I’m not for a chauvinistic media, it should be objective and realistic, but with the American media you could put out some pretty good stuff and it was… dismissed. Dismissive was the best you could hope for. The Cobalt was routinely trashed in the media, but every time anyone actually drove a Cobalt, they said “this is a nice little car.”  It’s very refined… it’s peppy, has good brakes, good steering, the interior is… OK… seats are nice. I mean, it’s a nice little car. It deserved a lot better press than it got. I’ll put a Cobalt against a current generation Corolla any day.

Now, this whole rant was not unlike what appears in Car Guys, and it hardly disproves myth number two. But here’s the thing: I had driven a rented Cobalt out to Lutz Farm, and he was right. It was nowhere near as terrible as I was expecting. And looking through TTAC“s Cobalt review archives, the conclusions certainly belie TTAC’s reputation for GM bashing. Because Lutz has some valid complaints (there’s another that I’m saving for a final installment of “Cars Only Bob Lutz Remembers”), and more importantly because he only seems to really care about what the media said about his cars, I don’t get the sense that there’s as much personal animosity as comes through in Car Guys. On the other hand, I’m also not convinced that the media isn’t something of a convenient villain for the Car Guys narrative, and that Lutz gives it too much credit for the downfall of GM.

But all that aside, when pushed with the fact that Toyota reviews now feature the word “beige” with the same consistency that Buick reviews used to feature the word “elderly,” Lutz admit that

there’s a gradual change in how American cars are being treated in the American media. The Toyota troubles forever destroyed the myth of Japanese invincibility and superiority.

Now that the shoe is on the other foot, and Toyota, rather than Buick is getting the “one-note” treatment from the automotive press, Lutz seems less concerned with the media’s failings.

3. Bob Lutz is a right-winger.

So, obviously Bob isn’t a left-winger. His views on global warming, for example, are well-documented. But if you tease out the politics that he weaves throughout his answers, what emerges is a man well out of step with the modern right wing. He sings the praises of socialized healthcare as an issue of economic competition, arguing that placing that burden on private business puts manufacturing industries at a disadvantage. He argues strongly for an “intelligent” gas tax, on the grounds that oil price volatility wreaks havoc on product planning. He even concedes that the latest version of CAFE is not totally objectionable. And when it comes to the Volt, he has nothing but contempt for what he calls the “extreme right wing” that tried to publicly kill it. When I asked if the politicization of the Volt was inevitable, or if it had something to do with the car itself, his immediate answer was unequivocal:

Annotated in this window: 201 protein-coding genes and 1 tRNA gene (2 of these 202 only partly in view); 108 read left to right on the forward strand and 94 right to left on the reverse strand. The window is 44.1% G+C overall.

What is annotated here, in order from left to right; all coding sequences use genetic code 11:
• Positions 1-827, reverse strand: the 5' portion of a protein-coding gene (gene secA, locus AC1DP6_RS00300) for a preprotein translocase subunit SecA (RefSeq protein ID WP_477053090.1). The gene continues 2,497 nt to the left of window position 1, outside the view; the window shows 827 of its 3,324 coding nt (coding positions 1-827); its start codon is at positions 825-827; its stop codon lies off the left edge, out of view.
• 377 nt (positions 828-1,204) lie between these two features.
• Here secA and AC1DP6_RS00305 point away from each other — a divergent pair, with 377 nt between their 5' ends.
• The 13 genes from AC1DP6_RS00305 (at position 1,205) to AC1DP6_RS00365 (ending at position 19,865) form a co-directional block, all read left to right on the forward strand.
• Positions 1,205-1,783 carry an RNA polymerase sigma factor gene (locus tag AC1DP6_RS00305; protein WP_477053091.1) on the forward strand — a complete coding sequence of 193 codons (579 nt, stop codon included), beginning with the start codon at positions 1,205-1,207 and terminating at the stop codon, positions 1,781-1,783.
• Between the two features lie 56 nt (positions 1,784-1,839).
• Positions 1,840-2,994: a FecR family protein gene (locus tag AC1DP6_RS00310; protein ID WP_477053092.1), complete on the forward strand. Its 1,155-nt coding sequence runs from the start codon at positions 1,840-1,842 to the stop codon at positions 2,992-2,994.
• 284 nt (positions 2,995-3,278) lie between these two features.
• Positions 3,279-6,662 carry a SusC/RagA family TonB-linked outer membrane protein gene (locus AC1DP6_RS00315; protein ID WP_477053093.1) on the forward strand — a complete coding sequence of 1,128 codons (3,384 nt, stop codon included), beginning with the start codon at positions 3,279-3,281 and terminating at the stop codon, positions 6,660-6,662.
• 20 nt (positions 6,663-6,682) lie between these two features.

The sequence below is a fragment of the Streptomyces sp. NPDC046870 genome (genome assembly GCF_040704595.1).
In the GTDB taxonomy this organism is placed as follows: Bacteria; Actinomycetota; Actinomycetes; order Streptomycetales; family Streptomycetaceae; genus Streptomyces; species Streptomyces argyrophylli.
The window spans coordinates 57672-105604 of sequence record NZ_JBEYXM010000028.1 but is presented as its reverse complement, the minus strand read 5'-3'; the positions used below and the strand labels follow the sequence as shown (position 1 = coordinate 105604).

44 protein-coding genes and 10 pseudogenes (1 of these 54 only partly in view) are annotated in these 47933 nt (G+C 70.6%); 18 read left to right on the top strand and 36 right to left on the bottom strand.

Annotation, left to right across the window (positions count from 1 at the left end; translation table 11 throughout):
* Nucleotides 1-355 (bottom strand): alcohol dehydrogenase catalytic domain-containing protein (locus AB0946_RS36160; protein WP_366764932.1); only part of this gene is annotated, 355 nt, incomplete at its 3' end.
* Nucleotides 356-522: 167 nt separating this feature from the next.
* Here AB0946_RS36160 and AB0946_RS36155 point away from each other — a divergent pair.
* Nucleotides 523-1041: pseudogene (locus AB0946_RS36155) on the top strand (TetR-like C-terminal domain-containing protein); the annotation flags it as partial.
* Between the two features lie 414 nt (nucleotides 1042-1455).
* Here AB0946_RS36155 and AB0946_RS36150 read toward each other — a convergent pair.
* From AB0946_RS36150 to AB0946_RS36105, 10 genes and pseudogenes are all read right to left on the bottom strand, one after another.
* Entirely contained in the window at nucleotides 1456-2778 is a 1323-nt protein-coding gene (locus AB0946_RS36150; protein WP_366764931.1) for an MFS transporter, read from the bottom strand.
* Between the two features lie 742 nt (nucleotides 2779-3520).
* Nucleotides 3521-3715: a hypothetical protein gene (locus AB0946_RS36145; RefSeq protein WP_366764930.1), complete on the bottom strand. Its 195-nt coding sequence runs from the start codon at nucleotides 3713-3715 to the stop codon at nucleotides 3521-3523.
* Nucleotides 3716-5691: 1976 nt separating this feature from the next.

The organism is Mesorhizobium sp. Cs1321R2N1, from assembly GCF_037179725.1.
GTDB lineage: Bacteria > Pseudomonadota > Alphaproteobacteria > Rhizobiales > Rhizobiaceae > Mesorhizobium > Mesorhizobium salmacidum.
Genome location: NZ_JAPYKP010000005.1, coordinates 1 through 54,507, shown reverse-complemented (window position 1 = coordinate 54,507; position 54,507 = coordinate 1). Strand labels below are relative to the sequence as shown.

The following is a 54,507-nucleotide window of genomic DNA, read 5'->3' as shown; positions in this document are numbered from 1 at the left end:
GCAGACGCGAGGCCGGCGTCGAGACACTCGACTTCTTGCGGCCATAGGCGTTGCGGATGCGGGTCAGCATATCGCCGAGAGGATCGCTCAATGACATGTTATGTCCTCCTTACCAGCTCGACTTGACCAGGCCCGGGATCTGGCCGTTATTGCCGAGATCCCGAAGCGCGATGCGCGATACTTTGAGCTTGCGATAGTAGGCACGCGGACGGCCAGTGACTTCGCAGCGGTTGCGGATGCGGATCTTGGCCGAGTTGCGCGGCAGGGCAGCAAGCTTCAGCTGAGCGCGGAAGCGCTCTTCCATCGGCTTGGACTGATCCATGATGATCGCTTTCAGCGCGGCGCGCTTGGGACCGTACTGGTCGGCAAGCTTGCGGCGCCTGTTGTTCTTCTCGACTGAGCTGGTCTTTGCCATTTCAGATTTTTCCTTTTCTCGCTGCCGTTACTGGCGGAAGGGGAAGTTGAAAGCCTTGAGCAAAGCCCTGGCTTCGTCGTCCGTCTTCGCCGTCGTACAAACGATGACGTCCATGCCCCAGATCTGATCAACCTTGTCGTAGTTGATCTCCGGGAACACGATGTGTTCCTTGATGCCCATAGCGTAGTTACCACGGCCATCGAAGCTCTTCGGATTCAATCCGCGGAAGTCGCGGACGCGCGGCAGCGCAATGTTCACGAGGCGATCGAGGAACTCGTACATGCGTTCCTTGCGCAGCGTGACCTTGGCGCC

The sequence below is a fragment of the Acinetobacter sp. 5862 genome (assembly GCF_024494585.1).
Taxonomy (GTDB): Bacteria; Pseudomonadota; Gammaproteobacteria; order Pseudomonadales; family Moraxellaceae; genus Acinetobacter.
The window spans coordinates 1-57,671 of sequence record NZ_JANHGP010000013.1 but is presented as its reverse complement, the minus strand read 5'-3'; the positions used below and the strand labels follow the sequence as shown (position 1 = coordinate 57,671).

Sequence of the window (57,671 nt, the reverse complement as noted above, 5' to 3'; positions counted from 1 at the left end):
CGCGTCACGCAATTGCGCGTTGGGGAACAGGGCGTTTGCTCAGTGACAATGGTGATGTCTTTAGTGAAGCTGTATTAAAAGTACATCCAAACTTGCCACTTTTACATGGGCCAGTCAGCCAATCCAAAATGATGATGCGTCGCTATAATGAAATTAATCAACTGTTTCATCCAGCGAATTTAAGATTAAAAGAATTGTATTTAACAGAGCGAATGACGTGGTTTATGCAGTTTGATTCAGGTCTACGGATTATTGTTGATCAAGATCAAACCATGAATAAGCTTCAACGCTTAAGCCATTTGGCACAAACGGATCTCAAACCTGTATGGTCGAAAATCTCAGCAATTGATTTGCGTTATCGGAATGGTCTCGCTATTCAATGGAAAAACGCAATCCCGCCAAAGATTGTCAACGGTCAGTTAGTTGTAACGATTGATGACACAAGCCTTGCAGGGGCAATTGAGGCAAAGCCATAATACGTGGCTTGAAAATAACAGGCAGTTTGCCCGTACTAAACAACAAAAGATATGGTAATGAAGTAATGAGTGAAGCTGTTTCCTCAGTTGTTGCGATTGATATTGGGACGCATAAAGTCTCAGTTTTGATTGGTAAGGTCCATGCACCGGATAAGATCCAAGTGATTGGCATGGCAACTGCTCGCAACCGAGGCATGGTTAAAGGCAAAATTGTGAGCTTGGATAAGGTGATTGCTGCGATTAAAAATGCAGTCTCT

I think it predominantly had to do with the extreme right wing media, who will grasp at anything, right, wrong, accurate, inaccurate, to attack the Obama Administration.  The Rush Limbaughs, the Glenn Becks, the Mark Levins… these guys said “how stupid is this? This is the kind of car you get when the government owns a car company.”

Again, the guy has a point. When, in my NYT Volt Op-Ed I had written “In short, the Volt appears to be exactly the kind of green-at-all-costs car that some opponents of the bailout feared the government might order G.M. to build. Unfortunately for this theory, G.M. was already committed to the Volt when it entered bankruptcy,” Rush Limbaugh quoted the first sentence repeatedly and left the second sentence un-quoted. But Lutz wasn’t done attacking the right:

“…and,” [said the right-wingers], “this thing is so bad, the government is going to offer you a [$7,000 tax credit] to get you to buy it. The same government that is forcing this on the American public is, in addition, going to spend your tax dollars to get you to buy it.” Conveniently forgetting, of course, that the [tax credit] went in under the Bush Administration. GM was the target of the extreme right. If they hadn’t have worried about a backlash (which would have inevitably happened), they would have cheerfully organized a right-wing boycott of General Motors.

Regardless of how Lutz feels about any one political issue, his ultimate loyalty is to Detroit, to the American car business. After all, have you ever heard a right-winger argue that

it’s silly for us to be paying $3.50 per gallon when Europe is paying $7 or $8 dollars per gallon


4. Bob Lutz only cares about extreme cars.

Even though we were sitting in an office festooned with models of yellow HUMMERs and billet Cadillac Sixteens, as soon as I mentioned that he was best known for his “emotional” cars like the Viper and Solstice, he cut me off